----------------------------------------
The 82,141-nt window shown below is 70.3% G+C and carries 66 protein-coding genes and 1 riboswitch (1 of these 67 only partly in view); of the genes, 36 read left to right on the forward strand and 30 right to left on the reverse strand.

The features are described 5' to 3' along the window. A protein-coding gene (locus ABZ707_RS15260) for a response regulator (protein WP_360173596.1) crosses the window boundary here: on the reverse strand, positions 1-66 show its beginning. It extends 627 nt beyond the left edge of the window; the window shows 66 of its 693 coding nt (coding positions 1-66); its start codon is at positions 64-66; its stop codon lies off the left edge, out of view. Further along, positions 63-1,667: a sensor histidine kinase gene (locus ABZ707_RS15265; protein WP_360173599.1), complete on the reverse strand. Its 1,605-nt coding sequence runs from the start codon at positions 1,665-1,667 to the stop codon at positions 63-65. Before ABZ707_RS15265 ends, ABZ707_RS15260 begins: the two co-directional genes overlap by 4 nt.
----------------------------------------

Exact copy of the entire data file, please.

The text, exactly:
The 82,141-nt window shown below is 70.3% G+C and carries 66 protein-coding genes and 1 riboswitch (1 of these 67 only partly in view); of the genes, 36 read left to right on the forward strand and 30 right to left on the reverse strand.

The features are described 5' to 3' along the window. A protein-coding gene (locus ABZ707_RS15260) for a response regulator (protein WP_360173596.1) crosses the window boundary here: on the reverse strand, positions 1-66 show its beginning. It extends 627 nt beyond the left edge of the window; the window shows 66 of its 693 coding nt (coding positions 1-66); its start codon is at positions 64-66; its stop codon lies off the left edge, out of view. Further along, positions 63-1,667: a sensor histidine kinase gene (locus ABZ707_RS15265; protein WP_360173599.1), complete on the reverse strand. Its 1,605-nt coding sequence runs from the start codon at positions 1,665-1,667 to the stop codon at positions 63-65. Before ABZ707_RS15265 ends, ABZ707_RS15260 begins: the two co-directional genes overlap by 4 nt.